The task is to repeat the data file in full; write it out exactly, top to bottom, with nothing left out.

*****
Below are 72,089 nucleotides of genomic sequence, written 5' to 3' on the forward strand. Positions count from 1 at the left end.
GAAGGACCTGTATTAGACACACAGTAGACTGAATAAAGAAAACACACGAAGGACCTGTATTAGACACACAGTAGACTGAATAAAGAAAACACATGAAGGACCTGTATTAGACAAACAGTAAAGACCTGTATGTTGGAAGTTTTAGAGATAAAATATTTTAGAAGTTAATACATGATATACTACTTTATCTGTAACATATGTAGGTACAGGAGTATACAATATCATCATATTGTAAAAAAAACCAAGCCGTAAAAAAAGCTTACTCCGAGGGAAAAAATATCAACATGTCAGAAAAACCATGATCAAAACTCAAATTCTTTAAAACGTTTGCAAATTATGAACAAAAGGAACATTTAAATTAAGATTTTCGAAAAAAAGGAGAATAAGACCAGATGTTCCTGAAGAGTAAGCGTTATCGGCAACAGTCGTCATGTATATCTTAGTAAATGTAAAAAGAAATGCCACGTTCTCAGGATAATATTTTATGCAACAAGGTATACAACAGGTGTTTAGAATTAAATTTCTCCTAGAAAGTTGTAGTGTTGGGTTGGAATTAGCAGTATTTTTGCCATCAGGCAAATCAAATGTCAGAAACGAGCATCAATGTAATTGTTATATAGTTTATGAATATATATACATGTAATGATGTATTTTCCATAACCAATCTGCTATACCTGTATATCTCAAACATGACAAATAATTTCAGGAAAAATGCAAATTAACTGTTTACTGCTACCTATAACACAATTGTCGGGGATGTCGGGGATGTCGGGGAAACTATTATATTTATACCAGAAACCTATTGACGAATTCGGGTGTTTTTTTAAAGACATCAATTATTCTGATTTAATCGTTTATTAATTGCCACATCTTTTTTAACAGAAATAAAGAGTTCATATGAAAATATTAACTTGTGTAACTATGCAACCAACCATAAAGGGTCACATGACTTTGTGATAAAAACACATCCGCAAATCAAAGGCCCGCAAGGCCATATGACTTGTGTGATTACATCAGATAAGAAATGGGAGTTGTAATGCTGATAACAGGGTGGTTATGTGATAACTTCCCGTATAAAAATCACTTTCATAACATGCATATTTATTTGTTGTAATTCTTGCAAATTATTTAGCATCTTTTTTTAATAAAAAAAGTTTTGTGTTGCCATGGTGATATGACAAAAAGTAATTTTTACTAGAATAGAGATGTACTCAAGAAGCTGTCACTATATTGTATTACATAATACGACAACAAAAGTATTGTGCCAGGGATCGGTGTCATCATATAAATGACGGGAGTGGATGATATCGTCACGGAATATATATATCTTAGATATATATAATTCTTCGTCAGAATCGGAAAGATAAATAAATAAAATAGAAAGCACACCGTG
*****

Below are 72,089 nucleotides of genomic sequence, written 5' to 3' on the forward strand. Positions count from 1 at the left end.
GAAGGACCTGTATTAGACACACAGTAGACTGAATAAAGAAAACACACGAAGGACCTGTATTAGACACACAGTAGACTGAATAAAGAAAACACATGAAGGACCTGTATTAGACAAACAGTAAAGACCTGTATGTTGGAAGTTTTAGAGATAAAATATTTTAGAAGTTAATACATGATATACTACTTTATCTGTAACATATGTAGGTACAGGAGTATACAATATCATCATATTGTAAAAAAAACCAAGCCGTAAAAAAAGCTTACTCCGAGGGAAAAAATATCAACATGTCAGAAAAACCATGATCAAAACTCAAATTCTTTAAAACGTTTGCAAATTATGAACAAAAGGAACATTTAAATTAAGATTTTCGAAAAAAAGGAGAATAAGACCAGATGTTCCTGAAGAGTAAGCGTTATCGGCAACAGTCGTCATGTATATCTTAGTAAATGTAAAAAGAAATGCCACGTTCTCAGGATAATATTTTATGCAACAAGGTATACAACAGGTGTTTAGAATTAAATTTCTCCTAGAAAGTTGTAGTGTTGGGTTGGAATTAGCAGTATTTTTGCCATCAGGCAAATCAAATGTCAGAAACGAGCATCAATGTAATTGTTATATAGTTTATGAATATATATACATGTAATGATGTATTTTCCATAACCAATCTGCTATACCTGTATATCTCAAACATGACAAATAATTTCAGGAAAAATGCAAATTAACTGTTTACTGCTACCTATAACACAATTGTCGGGGATGTCGGGGATGTCGGGGAAACTATTATATTTATACCAGAAACCTATTGACGAATTCGGGTGTTTTTTTAAAGACATCAATTATTCTGATTTAATCGTTTATTAATTGCCACATCTTTTTTAACAGAAATAAAGAGTTCATATGAAAATATTAACTTGTGTAACTATGCAACCAACCATAAAGGGTCACATGACTTTGTGATAAAAACACATCCGCAAATCAAAGGCCCGCAAGGCCATATGACTTGTGTGATTACATCAGATAAGAAATGGGAGTTGTAATGCTGATAACAGGGTGGTTATGTGATAACTTCCCGTATAAAAATCACTTTCATAACATGCATATTTATTTGTTGTAATTCTTGCAAATTATTTAGCATCTTTTTTTAATAAAAAAAGTTTTGTGTTGCCATGGTGATATGACAAAAAGTAATTTTTACTAGAATAGAGATGTACTCAAGAAGCTGTCACTATATTGTATTACATAATACGACAACAAAAGTATTGTGCCAGGGATCGGTGTCATCATATAAATGACGGGAGTGGATGATATCGTCACGGAATATATATATCTTAGATATATATAATTCTTCGTCAGAATCGGAAAGATAAATAAATAAAATAGAAAGCACACCGTG